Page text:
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Tag Archives: Learning disability
As a special education teacher in the industry program at Kennedy Krieger High School, I have an opportunity to see our students in a different light than many of my fellow teachers. While they help the kids tackle academic skills and life skills, I teach work readiness skills in Café James—a unique environment where we arm students with critical job skills for careers in the hospitality and food service industry.
This marks my third year teaching in Café James. It’s a huge reward to watch my students become more and more independent in their work. One class, in particular, impresses me daily because I’m especially proud of their progress in the face of the obstacles their diagnoses present. If you walk into the café during this period, you’ll find me grinning with joy at my students who are “running the show” with minimal support. This group of students is what we call an Academy 3 class. Students in this Academy present the most significant need for special education or related services support in a classroom setting, with a disorder or disability which has a significant impact on academic or cognitive function.
Each student has a specific role in Café James, which complements their abilities and offers them opportunities to overcome their personal challenges. The students must each excel in their roles to successfully run the café for an entire class period. Let me take you through a typical day in Café James during fifth period. Continue reading
Most soccer players, especially goalies, are known for their fearlessness. Unfortunately their aggressive play and love for the game can translate into time spent off the field, recovering from a concussion.
I first got to know Chris–a charming, hard-hitting soccer goalie who also loves the guitar–after he was sidelined by a concussion. He was hit in the head when, while blocking the goal, he dove to the ground, and the ball struck him in the face–hard–as he made the save. Because of the severity of the blows and his neurological signs, he was airlifted off the soccer field and flown to the Johns Hopkins Hospital, as his stunned teammates, spectators and parents watched.
A short time later, Chris came to see us in Kennedy Krieger’s Sports Neurorehabilitation Concussion Clinic. He came cheerfully, even though he was still experiencing symptoms of his concussion. Still, he wasn’t his usual ball of energy, and he was bothered by frequent headaches. As you can imagine, he was eager to return to the game—but in a safe way–and his parents needed help figuring out when Chris could safely return to the sport he loves.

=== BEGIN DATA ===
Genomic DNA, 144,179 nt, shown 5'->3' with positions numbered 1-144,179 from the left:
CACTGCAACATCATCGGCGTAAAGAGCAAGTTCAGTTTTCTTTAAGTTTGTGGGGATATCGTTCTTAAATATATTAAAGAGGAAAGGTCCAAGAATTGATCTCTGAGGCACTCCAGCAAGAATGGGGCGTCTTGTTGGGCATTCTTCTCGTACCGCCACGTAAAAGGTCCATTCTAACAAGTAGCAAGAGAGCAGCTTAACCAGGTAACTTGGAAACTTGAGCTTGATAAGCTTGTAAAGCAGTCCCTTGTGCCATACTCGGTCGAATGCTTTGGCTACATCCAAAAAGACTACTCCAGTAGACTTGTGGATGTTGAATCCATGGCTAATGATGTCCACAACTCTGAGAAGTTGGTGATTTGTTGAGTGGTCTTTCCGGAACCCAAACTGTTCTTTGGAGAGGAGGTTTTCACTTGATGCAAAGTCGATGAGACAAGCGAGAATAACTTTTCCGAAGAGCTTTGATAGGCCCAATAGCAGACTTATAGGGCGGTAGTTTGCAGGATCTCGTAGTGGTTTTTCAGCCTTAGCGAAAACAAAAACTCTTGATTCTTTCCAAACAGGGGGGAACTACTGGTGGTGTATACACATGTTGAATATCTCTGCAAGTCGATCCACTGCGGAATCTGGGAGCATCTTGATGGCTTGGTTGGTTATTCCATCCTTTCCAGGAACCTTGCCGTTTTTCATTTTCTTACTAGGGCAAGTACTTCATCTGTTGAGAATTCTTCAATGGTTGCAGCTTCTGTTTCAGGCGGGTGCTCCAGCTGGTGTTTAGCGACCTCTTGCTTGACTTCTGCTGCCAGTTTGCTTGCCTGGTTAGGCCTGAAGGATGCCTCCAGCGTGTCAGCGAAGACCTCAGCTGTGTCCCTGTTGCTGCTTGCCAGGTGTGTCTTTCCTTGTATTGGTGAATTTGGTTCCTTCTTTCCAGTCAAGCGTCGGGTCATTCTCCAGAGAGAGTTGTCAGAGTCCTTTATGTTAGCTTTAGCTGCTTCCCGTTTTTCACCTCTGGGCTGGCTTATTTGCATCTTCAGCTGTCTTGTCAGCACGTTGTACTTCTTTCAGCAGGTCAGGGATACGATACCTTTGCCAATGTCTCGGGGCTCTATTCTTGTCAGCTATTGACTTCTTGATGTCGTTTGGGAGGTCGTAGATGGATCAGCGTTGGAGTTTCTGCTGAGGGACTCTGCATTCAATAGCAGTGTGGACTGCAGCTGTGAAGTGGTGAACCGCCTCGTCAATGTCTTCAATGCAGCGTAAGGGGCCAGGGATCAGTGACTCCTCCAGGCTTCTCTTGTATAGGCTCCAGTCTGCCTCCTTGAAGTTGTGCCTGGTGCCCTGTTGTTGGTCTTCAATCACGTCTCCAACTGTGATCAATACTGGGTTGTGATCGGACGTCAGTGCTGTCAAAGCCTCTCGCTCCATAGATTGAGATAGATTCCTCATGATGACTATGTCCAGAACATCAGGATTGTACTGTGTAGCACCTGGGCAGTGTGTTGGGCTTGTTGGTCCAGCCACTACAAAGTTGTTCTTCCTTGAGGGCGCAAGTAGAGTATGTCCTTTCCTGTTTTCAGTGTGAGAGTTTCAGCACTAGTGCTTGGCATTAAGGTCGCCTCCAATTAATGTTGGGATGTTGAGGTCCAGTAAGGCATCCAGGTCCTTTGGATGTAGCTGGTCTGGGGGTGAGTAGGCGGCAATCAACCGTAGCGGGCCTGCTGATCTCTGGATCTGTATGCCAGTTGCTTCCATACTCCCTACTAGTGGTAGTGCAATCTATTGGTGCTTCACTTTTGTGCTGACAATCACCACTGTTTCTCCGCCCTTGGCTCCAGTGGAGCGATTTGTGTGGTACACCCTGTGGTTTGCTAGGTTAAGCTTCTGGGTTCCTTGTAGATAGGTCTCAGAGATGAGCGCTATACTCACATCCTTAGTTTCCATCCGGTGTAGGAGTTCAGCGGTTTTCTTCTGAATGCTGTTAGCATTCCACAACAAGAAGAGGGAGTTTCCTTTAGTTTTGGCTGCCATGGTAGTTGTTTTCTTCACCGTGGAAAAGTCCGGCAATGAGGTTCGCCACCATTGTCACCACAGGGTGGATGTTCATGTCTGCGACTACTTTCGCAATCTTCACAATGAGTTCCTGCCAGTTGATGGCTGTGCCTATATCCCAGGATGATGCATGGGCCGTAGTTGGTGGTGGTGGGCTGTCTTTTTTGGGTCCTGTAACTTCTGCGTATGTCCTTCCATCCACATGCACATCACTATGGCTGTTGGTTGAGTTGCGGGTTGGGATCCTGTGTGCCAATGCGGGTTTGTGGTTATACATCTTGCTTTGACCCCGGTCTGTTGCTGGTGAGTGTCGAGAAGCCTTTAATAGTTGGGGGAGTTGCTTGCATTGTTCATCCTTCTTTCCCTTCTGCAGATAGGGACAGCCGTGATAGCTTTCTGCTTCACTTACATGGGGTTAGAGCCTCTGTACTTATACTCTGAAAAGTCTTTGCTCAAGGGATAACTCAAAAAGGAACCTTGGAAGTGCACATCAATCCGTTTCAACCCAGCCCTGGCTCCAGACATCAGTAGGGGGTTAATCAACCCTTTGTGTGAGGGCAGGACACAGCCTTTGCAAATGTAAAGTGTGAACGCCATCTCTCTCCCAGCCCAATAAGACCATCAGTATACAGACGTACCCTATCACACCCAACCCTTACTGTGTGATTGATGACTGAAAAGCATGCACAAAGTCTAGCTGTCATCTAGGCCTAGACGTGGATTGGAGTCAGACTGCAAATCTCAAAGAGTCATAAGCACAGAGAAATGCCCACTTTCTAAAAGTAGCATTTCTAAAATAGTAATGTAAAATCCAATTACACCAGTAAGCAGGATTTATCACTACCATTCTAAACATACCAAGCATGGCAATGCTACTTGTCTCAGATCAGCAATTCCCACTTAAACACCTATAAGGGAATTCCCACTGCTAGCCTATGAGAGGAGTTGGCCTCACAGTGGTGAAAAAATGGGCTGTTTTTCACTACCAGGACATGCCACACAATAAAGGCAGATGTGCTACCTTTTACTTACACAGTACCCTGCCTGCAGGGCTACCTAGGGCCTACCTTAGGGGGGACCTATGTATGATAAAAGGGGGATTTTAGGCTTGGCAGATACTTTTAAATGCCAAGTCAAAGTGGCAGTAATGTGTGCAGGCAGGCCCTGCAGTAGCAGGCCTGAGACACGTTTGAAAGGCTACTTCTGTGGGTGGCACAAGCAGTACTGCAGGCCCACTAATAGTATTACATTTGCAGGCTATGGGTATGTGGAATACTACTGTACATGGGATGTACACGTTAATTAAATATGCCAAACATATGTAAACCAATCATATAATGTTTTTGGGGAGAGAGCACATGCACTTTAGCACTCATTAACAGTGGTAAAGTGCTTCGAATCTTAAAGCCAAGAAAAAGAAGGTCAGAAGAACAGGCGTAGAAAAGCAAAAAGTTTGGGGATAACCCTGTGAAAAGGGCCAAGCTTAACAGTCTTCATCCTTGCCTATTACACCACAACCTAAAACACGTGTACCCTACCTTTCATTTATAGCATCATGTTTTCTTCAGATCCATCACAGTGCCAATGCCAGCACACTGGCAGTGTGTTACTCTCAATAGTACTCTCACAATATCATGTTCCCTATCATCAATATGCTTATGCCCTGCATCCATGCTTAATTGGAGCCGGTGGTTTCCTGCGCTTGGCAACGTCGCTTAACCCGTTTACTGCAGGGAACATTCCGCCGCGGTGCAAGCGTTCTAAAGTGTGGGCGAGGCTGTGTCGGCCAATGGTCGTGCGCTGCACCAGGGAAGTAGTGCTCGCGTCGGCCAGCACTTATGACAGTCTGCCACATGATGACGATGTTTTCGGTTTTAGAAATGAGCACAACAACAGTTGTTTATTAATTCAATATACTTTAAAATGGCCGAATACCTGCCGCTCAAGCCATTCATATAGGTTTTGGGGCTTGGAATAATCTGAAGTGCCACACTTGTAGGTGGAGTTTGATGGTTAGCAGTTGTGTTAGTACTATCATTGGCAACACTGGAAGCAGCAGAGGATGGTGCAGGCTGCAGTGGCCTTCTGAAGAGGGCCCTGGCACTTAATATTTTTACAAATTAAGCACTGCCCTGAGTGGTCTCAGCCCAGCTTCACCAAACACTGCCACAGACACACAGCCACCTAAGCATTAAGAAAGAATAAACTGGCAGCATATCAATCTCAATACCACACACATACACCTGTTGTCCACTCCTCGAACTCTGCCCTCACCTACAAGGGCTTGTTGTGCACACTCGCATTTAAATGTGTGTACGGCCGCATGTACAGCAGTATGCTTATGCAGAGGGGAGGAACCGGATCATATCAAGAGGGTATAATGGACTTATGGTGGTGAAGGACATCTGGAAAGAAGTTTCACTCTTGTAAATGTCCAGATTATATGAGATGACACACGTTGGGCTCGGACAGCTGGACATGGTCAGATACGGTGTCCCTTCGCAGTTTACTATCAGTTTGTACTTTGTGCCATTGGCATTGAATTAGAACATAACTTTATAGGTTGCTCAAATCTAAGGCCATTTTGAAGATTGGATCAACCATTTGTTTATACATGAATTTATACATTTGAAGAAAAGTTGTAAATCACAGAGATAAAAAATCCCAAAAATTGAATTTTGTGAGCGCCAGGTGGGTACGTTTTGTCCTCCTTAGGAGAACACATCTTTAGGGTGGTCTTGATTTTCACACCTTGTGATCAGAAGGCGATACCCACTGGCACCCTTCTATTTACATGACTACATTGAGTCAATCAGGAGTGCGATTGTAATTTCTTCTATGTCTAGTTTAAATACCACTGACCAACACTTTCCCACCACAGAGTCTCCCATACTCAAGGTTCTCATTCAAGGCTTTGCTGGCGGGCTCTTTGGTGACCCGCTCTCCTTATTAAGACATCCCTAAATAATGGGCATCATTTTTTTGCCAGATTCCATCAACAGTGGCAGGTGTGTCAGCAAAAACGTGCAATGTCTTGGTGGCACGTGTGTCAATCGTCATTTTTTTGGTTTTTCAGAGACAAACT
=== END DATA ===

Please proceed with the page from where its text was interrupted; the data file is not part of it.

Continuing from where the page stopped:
During the two years that I have worked at Café James—a classroom at Kennedy Krieger High School that teaches students job skills in the hospitality industry—I’ve been so privileged to work with Jerome. His shining personality is always hard to miss, even in previous years, just in passing, when he would walk down the hallway past my homeroom. At first, I didn’t know Jerome at all, but I instantly liked him a lot.
As time went on, I watched him interacting with his peers in the halls and in the cafeteria, and I began to realize what made Jerome so special: He is one of the kindest, most truthful, and heartfelt people there is. Everyone likes him and he is friendly and respectful to everyone he meets.
After he was diagnosed with a learning disability, Jerome was enrolled into Kennedy Krieger School’s Fairmount Campus. Now about to graduate from Kennedy Krieger High School, he has been working hard ever since.
When I first started working with Kevin Sargent, he was a freshman in high school, and I was his science teacher. I knew even then that he was incredibly bright young man, who possessed immeasurable potential and a wealth of information that lay stored away, almost dormant.
But, as is so common in students on the autism spectrum, he struggled to apply his knowledge in the real world.
Diagnosed with Asperger’s syndrome in elementary school, Kevin scored well on tests. However a huge part of high school learning takes place not at a student’s individual desk, but in groups that require participation and engagement. For kids like Kevin, that presents a significant challenge.
And so, for a long time, we struggled to convince Kevin to come out of his shell and join the class. He preferred solo activities and hated classroom tasks that required cooperation with others, like lab assignments. He struggled with public speaking even in small groups, didn’t want to try new things, and he couldn’t pick up on the simple social cues that many of us take for granted. You could tell that there was tremendous potential there—I never doubted his academic abilities. But there were times that many of us at the school worried about whether he’d ever be able to fully make use of that ability to build a future for himself.
That was Kevin then.
Before I meet a new patient for the first time, medical records are often made available to help me get up to speed on the child’s background and condition. As a result, I usually have a picture of the child in my mind before he or she comes through the door. It’s based on what I know from the medical literature and my own experience, of course, but there’s nothing better than when a patient reminds me of the brain and body’s capacity to overcome.